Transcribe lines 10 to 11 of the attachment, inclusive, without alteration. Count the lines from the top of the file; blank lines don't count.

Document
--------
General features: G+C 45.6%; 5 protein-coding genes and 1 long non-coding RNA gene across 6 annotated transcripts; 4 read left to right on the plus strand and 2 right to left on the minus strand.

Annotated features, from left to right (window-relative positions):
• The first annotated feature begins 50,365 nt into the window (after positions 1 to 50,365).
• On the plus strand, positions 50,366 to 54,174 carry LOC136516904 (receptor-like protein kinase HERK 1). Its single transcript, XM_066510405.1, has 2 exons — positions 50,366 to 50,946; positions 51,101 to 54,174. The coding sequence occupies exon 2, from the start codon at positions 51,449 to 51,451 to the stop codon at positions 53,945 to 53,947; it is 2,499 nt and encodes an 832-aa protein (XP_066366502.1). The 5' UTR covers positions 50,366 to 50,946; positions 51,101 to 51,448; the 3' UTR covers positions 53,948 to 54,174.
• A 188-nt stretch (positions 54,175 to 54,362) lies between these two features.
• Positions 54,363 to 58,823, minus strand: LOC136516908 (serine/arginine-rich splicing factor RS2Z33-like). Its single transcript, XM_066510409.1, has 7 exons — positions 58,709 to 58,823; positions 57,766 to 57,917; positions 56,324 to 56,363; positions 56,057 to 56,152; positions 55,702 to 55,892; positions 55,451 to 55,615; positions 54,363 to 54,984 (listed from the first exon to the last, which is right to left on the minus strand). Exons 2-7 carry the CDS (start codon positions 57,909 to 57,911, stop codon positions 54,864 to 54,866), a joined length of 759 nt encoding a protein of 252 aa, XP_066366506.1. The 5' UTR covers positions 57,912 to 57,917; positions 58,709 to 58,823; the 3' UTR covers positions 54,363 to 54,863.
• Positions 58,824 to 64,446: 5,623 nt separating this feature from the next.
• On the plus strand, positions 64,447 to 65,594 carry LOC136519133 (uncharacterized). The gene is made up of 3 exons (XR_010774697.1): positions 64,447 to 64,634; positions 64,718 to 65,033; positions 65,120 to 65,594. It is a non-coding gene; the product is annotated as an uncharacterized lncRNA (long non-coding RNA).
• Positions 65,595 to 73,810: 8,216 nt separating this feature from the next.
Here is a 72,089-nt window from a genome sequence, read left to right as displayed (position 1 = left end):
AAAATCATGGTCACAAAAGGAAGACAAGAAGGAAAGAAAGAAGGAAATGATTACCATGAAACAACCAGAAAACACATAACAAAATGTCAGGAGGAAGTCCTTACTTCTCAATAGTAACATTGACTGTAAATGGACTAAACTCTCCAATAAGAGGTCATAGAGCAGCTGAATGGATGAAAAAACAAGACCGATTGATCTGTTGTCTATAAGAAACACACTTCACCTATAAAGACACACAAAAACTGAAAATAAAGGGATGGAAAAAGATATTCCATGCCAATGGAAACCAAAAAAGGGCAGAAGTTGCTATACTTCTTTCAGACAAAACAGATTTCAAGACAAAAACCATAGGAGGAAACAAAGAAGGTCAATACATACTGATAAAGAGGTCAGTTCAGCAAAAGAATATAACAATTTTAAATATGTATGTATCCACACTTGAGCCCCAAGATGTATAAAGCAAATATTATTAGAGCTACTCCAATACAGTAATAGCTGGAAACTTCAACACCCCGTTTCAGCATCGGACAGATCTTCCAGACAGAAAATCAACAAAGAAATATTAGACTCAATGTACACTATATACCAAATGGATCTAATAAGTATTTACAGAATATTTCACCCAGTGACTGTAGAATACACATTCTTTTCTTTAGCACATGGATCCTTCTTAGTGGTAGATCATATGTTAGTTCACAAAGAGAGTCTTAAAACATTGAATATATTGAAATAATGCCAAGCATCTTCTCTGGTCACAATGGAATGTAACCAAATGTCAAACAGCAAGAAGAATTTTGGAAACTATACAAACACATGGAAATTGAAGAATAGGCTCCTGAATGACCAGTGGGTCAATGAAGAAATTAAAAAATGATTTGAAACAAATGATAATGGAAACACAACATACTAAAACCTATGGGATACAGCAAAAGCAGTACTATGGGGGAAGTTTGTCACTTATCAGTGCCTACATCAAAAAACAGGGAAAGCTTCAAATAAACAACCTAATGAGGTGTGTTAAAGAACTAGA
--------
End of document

Here is a 72,089-nt window from a genome sequence, read left to right as displayed (position 1 = left end):
AAAATCATGGTCACAAAAGGAAGACAAGAAGGAAAGAAAGAAGGAAATGATTACCATGAAACAACCAGAAAACACATAACAAAATGTCAGGAGGAAGTCCTTACTTCTCAATAGTAACATTGACTGTAAATGGACTAAACTCTCCAATAAGAGGTCATAGAGCAGCTGAATGGATGAAAAAACAAGACCGATTGATCTGTTGTCTATAAGAAACACACTTCACCTATAAAGACACACAAAAACTGAAAATAAAGGGATGGAAAAAGATATTCCATGCCAATGGAAACCAAAAAAGGGCAGAAGTTGCTATACTTCTTTCAGACAAAACAGATTTCAAGACAAAAACCATAGGAGGAAACAAAGAAGGTCAATACATACTGATAAAGAGGTCAGTTCAGCAAAAGAATATAACAATTTTAAATATGTATGTATCCACACTTGAGCCCCAAGATGTATAAAGCAAATATTATTAGAGCTACTCCAATACAGTAATAGCTGGAAACTTCAACACCCCGTTTCAGCATCGGACAGATCTTCCAGACAGAAAATCAACAAAGAAATATTAGACTCAATGTACACTATATACCAAATGGATCTAATAAGTATTTACAGAATATTTCACCCAGTGACTGTAGAATACACATTCTTTTCTTTAGCACATGGATCCTTCTTAGTGGTAGATCATATGTTAGTTCACAAAGAGAGTCTTAAAACATTGAATATATTGAAATAATGCCAAGCATCTTCTCTGGTCACAATGGAATGTAACCAAATGTCAAACAGCAAGAAGAATTTTGGAAACTATACAAACACATGGAAATTGAAGAATAGGCTCCTGAATGACCAGTGGGTCAATGAAGAAATTAAAAAATGATTTGAAACAAATGATAATGGAAACACAACATACTAAAACCTATGGGATACAGCAAAAGCAGTACTATGGGGGAAGTTTGTCACTTATCAGTGCCTACATCAAAAAACAGGGAAAGCTTCAAATAAACAACCTAATGAGGTGTGTTAAAGAACTAGA